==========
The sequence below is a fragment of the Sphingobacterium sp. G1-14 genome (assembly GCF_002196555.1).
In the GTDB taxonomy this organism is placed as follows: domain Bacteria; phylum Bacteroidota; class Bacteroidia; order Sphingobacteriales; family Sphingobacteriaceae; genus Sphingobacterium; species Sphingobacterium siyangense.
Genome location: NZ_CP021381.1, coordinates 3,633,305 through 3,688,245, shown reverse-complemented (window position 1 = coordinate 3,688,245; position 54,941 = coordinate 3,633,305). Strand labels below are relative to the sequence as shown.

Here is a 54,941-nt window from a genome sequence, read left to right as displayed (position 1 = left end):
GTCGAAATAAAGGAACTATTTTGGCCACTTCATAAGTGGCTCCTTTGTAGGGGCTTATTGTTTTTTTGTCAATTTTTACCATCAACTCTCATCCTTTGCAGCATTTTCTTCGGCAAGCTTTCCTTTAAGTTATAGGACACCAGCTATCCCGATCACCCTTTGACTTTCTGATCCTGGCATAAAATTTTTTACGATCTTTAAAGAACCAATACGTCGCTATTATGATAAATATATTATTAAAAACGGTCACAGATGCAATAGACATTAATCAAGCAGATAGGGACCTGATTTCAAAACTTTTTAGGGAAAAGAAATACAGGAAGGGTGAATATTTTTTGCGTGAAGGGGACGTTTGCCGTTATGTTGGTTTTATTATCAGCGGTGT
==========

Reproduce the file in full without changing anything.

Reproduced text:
The sequence below is a fragment of the Sphingobacterium sp. G1-14 genome (assembly GCF_002196555.1).
In the GTDB taxonomy this organism is placed as follows: domain Bacteria; phylum Bacteroidota; class Bacteroidia; order Sphingobacteriales; family Sphingobacteriaceae; genus Sphingobacterium; species Sphingobacterium siyangense.
Genome location: NZ_CP021381.1, coordinates 3,633,305 through 3,688,245, shown reverse-complemented (window position 1 = coordinate 3,688,245; position 54,941 = coordinate 3,633,305). Strand labels below are relative to the sequence as shown.

Here is a 54,941-nt window from a genome sequence, read left to right as displayed (position 1 = left end):
GTCGAAATAAAGGAACTATTTTGGCCACTTCATAAGTGGCTCCTTTGTAGGGGCTTATTGTTTTTTTGTCAATTTTTACCATCAACTCTCATCCTTTGCAGCATTTTCTTCGGCAAGCTTTCCTTTAAGTTATAGGACACCAGCTATCCCGATCACCCTTTGACTTTCTGATCCTGGCATAAAATTTTTTACGATCTTTAAAGAACCAATACGTCGCTATTATGATAAATATATTATTAAAAACGGTCACAGATGCAATAGACATTAATCAAGCAGATAGGGACCTGATTTCAAAACTTTTTAGGGAAAAGAAATACAGGAAGGGTGAATATTTTTTGCGTGAAGGGGACGTTTGCCGTTATGTTGGTTTTATTATCAGCGGTGT